June 2020

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FRSA LEGAL COUNSEL Cotney Construction Law

The Easiest Way to Get Paid is to Be Thinking About It from the Start Brian Lambert, Attorney, Cotney Construction Law Everyone is waiting for the dust to settle in the wake of the coronavirus pandemic. As our country starts to reopen, there will obviously be a few bumps as we travel down this unchartered road. Given this environment, vigilance is especially important in one area: getting paid. Getting your company paid for projects is undoubtedly the single most important thing as we move forward in this economy. How you can get paid is highly dependent on how much homework you have done on your clients and your contract terms. After working in this industry for many years, I have noticed that there always seems to be a natural “rub” between our clients’ sales and finance departments. Sales folks may have a natural talent for bringing in work, but the finance department has to figure out how to get paid once the work is done. In order to collect payment, get these folks working together, not when you are not getting paid, but right at the time you are entering into contracts. Before your sales team hands over a contract for the customer to sign, your finance department should have already reviewed it and done its due diligence on the customer, investigating any obstacles that could arise in the payment process. Certain situations, as discussed below, are areas that need close attention. Do you do business with condominium associations? Like many of our clients, if you do, then you may be dealing with a property manager. That property manager may even be the one signing the contract. But does that property manager have that type of authority? Before signing, ask to see the property manager’s power of attorney or agreement with the association to make sure it is within the property manager’s scope to enter into a contract. This same rule applies anytime you are getting a signature from someone who is not the property owner and is acting as the agent for the property owner. If the association is owned by a company, limited liability company or trust, make sure the person signing has the proper authority. Another word to the wise is to check the local property records to make sure you are dealing with the property owner, regardless of whether you are involved in residential or commercial projects. You want to make sure the contract has the correct spelling of the owner and, if the property is owned by a company, that the company name is spelled correctly. Have the person signing print their name and the capacity upon which they are signing. The next major consideration goes directly to 6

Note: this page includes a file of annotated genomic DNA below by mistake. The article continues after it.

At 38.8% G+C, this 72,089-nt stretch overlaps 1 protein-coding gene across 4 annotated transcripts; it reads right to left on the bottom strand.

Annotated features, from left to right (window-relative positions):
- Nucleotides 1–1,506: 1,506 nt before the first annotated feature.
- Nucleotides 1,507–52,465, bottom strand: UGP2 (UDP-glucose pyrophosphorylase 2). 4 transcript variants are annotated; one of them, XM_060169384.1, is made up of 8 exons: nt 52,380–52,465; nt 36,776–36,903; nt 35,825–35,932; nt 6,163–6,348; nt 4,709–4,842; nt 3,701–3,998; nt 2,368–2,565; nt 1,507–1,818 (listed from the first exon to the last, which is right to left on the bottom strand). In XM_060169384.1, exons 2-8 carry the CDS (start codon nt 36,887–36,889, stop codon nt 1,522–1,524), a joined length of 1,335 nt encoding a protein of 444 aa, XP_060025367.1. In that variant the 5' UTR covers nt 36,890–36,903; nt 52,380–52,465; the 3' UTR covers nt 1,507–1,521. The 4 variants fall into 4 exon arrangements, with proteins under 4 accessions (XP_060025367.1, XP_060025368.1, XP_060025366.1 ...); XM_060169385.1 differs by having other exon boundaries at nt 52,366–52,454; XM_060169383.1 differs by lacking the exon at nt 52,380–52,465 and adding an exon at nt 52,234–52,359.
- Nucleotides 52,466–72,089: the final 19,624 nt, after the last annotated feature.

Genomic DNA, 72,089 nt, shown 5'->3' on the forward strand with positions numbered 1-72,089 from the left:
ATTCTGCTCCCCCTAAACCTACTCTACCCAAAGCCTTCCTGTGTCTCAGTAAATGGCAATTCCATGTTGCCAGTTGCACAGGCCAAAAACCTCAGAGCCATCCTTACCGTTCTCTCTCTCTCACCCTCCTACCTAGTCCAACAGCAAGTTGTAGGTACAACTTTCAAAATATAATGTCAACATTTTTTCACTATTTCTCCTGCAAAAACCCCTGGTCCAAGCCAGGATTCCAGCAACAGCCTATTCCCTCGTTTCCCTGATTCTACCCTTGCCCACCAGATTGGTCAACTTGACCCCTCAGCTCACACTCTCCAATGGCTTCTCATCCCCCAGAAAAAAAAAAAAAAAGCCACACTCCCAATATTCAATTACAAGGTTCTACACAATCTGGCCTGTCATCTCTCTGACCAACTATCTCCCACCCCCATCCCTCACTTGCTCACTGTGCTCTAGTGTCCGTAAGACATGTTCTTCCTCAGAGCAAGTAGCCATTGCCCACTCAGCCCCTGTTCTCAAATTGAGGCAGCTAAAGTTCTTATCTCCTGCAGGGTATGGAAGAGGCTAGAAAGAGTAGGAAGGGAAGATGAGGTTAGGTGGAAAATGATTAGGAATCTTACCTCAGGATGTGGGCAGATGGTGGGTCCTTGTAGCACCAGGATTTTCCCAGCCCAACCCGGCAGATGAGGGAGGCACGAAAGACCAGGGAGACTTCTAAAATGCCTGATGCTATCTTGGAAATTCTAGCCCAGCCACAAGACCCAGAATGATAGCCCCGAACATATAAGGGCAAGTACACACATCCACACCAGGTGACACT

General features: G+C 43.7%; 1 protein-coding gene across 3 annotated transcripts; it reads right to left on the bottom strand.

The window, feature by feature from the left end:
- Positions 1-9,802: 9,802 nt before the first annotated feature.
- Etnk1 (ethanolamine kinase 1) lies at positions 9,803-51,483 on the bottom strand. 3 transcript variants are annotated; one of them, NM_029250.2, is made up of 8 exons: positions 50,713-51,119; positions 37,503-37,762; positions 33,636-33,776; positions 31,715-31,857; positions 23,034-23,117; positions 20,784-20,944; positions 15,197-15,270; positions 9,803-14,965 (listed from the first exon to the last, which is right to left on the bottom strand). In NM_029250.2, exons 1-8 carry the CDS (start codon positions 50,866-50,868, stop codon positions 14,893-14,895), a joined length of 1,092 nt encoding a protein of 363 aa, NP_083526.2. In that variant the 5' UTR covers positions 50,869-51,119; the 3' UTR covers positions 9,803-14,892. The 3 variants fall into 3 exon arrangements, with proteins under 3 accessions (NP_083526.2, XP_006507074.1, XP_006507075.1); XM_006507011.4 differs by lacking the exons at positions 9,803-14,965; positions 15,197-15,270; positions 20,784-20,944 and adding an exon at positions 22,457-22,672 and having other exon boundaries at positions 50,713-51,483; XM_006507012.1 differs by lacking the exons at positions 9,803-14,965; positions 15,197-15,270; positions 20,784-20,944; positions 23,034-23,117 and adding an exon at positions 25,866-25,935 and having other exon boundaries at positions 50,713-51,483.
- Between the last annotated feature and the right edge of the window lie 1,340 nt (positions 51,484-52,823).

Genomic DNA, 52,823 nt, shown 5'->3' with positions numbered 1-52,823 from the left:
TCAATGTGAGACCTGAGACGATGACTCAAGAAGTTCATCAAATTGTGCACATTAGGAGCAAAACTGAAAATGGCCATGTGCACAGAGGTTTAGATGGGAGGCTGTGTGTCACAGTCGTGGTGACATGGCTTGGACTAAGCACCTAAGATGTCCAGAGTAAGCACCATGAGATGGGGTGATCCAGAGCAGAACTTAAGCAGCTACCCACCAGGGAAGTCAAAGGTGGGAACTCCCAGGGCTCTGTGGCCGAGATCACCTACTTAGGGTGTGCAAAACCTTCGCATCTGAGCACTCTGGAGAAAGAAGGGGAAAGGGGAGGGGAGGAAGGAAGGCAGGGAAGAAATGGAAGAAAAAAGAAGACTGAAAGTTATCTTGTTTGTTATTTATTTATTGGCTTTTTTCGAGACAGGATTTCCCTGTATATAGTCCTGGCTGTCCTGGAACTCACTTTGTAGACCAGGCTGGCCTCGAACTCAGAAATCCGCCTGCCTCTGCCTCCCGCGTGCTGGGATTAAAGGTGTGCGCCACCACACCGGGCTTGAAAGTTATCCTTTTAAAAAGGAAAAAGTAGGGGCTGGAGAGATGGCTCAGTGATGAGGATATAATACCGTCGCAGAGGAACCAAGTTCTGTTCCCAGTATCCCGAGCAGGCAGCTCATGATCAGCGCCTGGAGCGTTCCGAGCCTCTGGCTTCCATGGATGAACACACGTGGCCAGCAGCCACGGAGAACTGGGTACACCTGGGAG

payment. Does the association or company have the funds to fully pay you for the work? Have you even asked them? At best, you could have them escrow the full contract amount. At worst, you could at least get them to provide proof that the funds are available. If you are going to perform a half million dollar re-roof, you definitely do not want to find out half way through the job that the other party does not have the funds to pay you (and even worse, never did from the time you signed the contract). Essentially, you do not want to finance a new roof, or even part of one. In that regard, always know who the real parties are with the interest in the property you are working on. It sounds simple, but from a legal standpoint, not getting it right can lead to severe consequences, including the inability to get paid. What are your payment terms? A lot of work can be done in 30 days if that is how often you plan on getting paid. Consider changing it to every 15 days or even every week if possible. There is really no reason not to bill in close step with the work when possible. For any extended period where your work is being done without payment, you are basically financing that work to the benefit of the other party. If you subcontract downstream, make sure you have “pay when paid” language in your contracts. If you are asked to provide a bond, consider using a conditional payment bond. While it may be more difficult to administer on the front end, the project owner cannot tap your bond unless it has paid you for the work in question. Regardless of whether you are performing residential or commercial work, think about getting an upfront deposit. We have seen many residential cases where the roofer does not receive his first dollar until work is complete. In this market, not only can this lead to the loss of payment for that single project, but if enough of these occur at once, it can break the back of any company. For Florida contractors taking deposits that are more than ten percent of the contract amount, be mindful that you will need to start work within 90 days. See e.g., Fla. Stat. 489.126.